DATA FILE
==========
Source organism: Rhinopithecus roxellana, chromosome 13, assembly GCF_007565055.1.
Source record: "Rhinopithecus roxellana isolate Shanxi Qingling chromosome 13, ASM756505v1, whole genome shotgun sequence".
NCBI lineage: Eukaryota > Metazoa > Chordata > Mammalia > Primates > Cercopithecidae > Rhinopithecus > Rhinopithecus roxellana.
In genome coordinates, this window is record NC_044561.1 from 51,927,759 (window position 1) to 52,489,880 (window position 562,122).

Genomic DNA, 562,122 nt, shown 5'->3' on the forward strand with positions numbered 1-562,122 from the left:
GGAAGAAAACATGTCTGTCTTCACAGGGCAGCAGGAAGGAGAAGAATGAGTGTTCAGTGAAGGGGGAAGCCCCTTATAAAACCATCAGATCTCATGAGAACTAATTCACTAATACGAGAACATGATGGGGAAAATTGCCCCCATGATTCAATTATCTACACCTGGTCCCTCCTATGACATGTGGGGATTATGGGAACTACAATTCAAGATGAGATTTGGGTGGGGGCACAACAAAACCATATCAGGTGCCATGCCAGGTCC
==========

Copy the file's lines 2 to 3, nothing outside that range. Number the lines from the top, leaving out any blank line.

Source record: "Rhinopithecus roxellana isolate Shanxi Qingling chromosome 13, ASM756505v1, whole genome shotgun sequence".
NCBI lineage: Eukaryota > Metazoa > Chordata > Mammalia > Primates > Cercopithecidae > Rhinopithecus > Rhinopithecus roxellana.